In case you missed it: Livers living outside of the body, Nobel Laureates, and more

You survived another week and may have missed out on some news. You’re in luck, we’re here to help recap interesting news, events and announcements you may have missed.

McNair Medical Institute Symposium keynote speaker announced

On the heels of a successful and rich presentation by one Nobel Laureate, Baylor College of Medicine announced this week that another Nobel Laureate will be visiting the college.

Dr. Mario R. Capecchi, distinguished professor of human genetics and biology at the the University of Utah’s Eccles Institute of Human Genetics and a Howard Hughes Medical Institute Investigator, will deliver the keynote address during the April 11 McNair Medical Institute Symposium.In Case You Missed It

Dr. Capecchi is a 2007 Nobel Prize co-winner in Physiology. Read more about the free and public symposium and Dr. Capecchi.

More cancer survivors and managing the cost of care

Cancer survivorship is on the rise, according to the second Annual Report on Cancer Survivorship released by the American Association for Cancer Research. With currently 13.7 million cancer survivors nationwide, the association expects the number to increase to 18 million within the next decade.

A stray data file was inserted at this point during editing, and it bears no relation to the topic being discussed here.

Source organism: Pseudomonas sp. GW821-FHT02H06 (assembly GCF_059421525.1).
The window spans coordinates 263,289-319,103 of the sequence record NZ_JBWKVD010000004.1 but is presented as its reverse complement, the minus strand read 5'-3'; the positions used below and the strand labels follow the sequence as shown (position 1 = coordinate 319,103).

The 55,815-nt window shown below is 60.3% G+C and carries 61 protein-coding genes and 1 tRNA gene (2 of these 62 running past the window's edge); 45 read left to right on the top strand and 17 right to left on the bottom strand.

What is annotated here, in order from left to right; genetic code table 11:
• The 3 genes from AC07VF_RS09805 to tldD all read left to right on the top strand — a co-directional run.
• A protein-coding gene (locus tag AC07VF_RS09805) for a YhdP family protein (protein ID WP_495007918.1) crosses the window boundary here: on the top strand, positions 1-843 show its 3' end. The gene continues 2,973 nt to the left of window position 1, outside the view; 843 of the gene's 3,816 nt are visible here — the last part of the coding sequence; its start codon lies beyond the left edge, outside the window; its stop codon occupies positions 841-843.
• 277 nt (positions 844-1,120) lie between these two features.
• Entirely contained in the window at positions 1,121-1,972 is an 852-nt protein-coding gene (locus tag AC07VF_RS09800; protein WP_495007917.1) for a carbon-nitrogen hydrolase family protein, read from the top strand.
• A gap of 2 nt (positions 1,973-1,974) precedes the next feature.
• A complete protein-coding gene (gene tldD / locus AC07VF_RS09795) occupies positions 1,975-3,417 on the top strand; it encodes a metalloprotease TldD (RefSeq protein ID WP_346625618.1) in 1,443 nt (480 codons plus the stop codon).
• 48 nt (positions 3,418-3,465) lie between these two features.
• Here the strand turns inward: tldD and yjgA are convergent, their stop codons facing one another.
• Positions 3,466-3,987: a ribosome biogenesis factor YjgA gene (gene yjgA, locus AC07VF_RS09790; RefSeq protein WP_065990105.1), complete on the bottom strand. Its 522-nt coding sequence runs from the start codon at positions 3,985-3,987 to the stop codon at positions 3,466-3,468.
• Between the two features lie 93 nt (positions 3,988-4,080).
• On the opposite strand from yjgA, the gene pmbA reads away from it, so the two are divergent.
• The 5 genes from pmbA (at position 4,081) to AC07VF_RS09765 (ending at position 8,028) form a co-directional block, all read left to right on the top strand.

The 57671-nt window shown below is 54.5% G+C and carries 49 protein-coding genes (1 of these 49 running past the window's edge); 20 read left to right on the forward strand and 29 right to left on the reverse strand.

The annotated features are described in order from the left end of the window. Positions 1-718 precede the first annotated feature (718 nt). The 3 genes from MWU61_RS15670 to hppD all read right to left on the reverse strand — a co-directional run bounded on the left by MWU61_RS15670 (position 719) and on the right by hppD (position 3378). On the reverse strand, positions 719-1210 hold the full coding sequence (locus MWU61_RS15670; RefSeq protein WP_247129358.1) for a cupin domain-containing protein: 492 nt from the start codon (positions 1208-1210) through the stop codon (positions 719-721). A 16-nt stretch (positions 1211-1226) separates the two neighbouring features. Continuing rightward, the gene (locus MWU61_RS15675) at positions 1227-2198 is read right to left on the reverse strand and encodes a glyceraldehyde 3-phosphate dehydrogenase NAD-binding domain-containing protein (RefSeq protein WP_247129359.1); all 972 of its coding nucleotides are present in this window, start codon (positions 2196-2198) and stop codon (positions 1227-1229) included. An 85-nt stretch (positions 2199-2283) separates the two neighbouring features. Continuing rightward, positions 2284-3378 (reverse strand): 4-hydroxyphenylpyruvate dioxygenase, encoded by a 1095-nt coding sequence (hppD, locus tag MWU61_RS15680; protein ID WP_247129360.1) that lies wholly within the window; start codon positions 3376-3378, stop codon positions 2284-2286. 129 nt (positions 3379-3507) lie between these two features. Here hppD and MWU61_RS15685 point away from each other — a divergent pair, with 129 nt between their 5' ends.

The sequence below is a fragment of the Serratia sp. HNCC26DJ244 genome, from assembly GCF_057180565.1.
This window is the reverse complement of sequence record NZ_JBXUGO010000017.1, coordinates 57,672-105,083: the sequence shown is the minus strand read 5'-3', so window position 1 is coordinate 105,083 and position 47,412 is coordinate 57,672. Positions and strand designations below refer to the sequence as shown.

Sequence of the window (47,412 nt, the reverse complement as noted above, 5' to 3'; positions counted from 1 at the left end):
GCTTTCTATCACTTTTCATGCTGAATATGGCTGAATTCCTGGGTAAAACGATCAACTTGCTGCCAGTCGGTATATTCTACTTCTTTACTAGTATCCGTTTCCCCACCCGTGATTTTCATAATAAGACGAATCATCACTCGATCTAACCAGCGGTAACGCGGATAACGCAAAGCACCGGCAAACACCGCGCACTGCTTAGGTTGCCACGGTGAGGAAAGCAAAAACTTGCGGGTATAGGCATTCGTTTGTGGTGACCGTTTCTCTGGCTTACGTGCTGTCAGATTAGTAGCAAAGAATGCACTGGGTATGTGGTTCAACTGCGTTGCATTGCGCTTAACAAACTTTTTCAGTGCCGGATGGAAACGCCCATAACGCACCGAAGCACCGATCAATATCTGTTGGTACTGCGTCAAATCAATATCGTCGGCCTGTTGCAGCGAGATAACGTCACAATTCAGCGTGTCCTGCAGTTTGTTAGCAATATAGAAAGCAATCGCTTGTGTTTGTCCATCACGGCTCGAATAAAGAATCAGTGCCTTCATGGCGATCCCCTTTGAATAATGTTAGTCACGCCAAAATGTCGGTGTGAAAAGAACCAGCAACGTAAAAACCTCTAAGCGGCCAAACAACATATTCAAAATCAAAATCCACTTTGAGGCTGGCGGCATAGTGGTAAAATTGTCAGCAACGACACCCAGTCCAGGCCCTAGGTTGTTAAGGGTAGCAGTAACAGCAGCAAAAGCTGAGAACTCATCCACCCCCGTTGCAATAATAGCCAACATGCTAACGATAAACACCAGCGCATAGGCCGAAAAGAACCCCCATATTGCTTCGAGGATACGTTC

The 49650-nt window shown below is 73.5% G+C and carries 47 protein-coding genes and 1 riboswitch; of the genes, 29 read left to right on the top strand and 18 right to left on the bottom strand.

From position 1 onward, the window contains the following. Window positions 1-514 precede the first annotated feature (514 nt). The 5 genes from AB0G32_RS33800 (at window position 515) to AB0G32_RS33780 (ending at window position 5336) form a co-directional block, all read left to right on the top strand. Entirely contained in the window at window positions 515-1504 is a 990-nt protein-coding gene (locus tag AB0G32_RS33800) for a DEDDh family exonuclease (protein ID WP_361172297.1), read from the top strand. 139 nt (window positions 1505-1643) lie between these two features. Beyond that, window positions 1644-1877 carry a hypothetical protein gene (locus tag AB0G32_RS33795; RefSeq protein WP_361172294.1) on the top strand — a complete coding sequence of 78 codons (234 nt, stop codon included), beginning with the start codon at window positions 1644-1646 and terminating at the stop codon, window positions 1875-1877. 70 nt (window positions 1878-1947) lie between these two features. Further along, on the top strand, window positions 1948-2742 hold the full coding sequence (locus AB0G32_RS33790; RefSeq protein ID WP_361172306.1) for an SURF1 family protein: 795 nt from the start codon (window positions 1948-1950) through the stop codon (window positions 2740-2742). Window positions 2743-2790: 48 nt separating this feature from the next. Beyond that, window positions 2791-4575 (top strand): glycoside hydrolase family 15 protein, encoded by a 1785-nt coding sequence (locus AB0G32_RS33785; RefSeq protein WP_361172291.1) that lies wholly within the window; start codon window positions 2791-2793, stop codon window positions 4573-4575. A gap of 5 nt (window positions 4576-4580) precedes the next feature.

Time magazine’s blog “Healthland” looks at the cost of cancer treatment. Read how researchers plan to battle the costs as the country’s population ages and more people survive cancer.

 Scientists find new genetic markers for cancers

Speaking of cancer, this week an international research team identified 74 new genetic markers associated with risks for breast, ovarian and prostate cancer.

The LA Times reports on the Collaborative Oncological Gene-environment Study.

Keeping the (donated) liver alive

A transplant surgeon at the University of Oxford unveiled a device Thursday that keeps donated livers at body temperature, supplying it with blood, sugar, oxygen and nutrients to keep it viable in transit.

Read more about the device in New Scientist.

-By Audrey M. Marks

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